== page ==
June 15, 2020
When I turned to emigration, I tried some random things at first, like applying to companies like Sun and SCO (it was long before Darl McBride's time). I even received a couple of confirmation postcards. That wasn't going anywhere, so I contacted one Mike Sheiner, who ran a team at Pads (now a division of Mentor) and placed an acquaintance from Butenko's halo. He replied to the tune of, "I am sure that you are a competent programmer, but to work at my company you must be an outstanding programmer".
At one point, I came upon a gentleman, who was assembling a team of contract engineers to live in a dorm in NYC. I knew it was shady, but I was sufficiently desperate to interview. His technology was called MUMPS, which could be described as an illegitimate child of COBOL and ADABAS. The interview question was to produce a formula to determine if a given month had 30 or 31 day (with the exception of February).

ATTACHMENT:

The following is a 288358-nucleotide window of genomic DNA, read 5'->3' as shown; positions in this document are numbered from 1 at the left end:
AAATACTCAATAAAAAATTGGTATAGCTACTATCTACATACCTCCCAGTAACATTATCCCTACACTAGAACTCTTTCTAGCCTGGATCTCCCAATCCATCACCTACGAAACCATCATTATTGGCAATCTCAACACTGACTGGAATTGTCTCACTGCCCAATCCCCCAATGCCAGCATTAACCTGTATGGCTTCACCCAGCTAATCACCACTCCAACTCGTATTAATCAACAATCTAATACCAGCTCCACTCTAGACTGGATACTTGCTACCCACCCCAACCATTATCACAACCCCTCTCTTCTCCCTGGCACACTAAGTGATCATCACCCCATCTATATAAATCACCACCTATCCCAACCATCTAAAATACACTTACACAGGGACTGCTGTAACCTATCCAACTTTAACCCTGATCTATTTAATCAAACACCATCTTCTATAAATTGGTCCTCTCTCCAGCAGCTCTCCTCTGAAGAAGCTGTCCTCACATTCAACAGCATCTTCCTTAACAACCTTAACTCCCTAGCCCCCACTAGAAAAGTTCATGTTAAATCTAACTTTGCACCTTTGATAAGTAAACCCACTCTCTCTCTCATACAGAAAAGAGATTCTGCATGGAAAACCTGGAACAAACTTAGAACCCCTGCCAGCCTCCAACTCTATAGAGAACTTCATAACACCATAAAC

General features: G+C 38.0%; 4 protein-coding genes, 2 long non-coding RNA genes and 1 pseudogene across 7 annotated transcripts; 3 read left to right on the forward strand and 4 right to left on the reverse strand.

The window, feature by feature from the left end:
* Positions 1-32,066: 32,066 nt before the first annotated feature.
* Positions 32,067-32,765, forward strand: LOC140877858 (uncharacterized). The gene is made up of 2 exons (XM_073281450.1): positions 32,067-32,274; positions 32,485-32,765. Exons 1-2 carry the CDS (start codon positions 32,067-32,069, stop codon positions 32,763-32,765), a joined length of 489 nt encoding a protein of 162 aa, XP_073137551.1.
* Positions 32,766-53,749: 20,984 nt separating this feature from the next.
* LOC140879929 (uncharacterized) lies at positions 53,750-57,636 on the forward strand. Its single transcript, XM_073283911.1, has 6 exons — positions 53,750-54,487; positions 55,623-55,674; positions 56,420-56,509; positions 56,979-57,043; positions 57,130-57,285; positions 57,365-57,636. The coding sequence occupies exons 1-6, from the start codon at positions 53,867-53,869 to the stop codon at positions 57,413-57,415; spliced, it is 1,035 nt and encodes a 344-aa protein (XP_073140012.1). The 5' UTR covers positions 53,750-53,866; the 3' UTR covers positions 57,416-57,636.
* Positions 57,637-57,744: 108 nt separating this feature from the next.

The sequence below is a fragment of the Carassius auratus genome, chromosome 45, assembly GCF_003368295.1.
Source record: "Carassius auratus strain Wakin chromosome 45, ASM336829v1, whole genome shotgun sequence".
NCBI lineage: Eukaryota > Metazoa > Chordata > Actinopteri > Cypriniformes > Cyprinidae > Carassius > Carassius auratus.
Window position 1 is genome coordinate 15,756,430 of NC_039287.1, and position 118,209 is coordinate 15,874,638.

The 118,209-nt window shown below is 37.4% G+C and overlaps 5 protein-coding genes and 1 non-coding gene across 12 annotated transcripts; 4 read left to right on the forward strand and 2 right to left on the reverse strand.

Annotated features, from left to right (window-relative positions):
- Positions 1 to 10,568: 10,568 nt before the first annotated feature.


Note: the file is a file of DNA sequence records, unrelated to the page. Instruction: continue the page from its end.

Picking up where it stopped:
It was immediately obvious what he wanted to see. Imagine that you make a graph of day of the year for the ending of each month. These days pretty much all fall on a line, with 30-day months being a little under the average, and 31-day months a little over. All I needed was to identify the correct coefficients for the linear graph, then find how to construct an expression in MUMPS that produces 1 for negative numbers and 0 for positive ones, using some modulo and rounding trickery.
I think I passed that hurdle, but fortunately nothing came out of the project.
Next: Memoir 11.
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